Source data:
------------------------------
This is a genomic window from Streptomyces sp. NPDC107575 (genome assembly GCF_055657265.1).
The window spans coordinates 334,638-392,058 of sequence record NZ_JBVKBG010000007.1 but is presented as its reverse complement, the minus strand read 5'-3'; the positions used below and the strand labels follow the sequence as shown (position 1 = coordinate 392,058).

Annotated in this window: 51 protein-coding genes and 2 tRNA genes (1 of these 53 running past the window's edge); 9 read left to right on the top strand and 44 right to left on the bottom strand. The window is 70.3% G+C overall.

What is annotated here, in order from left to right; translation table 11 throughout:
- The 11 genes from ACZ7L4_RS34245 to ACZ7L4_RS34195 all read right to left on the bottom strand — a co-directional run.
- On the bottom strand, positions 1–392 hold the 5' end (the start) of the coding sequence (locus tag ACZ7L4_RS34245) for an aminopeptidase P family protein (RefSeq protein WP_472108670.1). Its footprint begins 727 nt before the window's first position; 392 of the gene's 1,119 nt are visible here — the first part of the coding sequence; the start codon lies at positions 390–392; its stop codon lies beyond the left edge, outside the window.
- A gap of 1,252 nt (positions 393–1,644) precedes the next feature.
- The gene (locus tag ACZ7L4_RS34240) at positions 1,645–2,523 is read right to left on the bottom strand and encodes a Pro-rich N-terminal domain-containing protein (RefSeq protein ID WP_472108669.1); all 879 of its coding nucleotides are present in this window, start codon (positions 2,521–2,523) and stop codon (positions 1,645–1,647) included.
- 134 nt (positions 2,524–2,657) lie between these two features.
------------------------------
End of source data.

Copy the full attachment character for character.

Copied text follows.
This is a genomic window from Streptomyces sp. NPDC107575 (genome assembly GCF_055657265.1).
The window spans coordinates 334,638-392,058 of sequence record NZ_JBVKBG010000007.1 but is presented as its reverse complement, the minus strand read 5'-3'; the positions used below and the strand labels follow the sequence as shown (position 1 = coordinate 392,058).

Annotated in this window: 51 protein-coding genes and 2 tRNA genes (1 of these 53 running past the window's edge); 9 read left to right on the top strand and 44 right to left on the bottom strand. The window is 70.3% G+C overall.

What is annotated here, in order from left to right; translation table 11 throughout:
- The 11 genes from ACZ7L4_RS34245 to ACZ7L4_RS34195 all read right to left on the bottom strand — a co-directional run.
- On the bottom strand, positions 1–392 hold the 5' end (the start) of the coding sequence (locus tag ACZ7L4_RS34245) for an aminopeptidase P family protein (RefSeq protein WP_472108670.1). Its footprint begins 727 nt before the window's first position; 392 of the gene's 1,119 nt are visible here — the first part of the coding sequence; the start codon lies at positions 390–392; its stop codon lies beyond the left edge, outside the window.
- A gap of 1,252 nt (positions 393–1,644) precedes the next feature.
- The gene (locus tag ACZ7L4_RS34240) at positions 1,645–2,523 is read right to left on the bottom strand and encodes a Pro-rich N-terminal domain-containing protein (RefSeq protein ID WP_472108669.1); all 879 of its coding nucleotides are present in this window, start codon (positions 2,521–2,523) and stop codon (positions 1,645–1,647) included.
- 134 nt (positions 2,524–2,657) lie between these two features.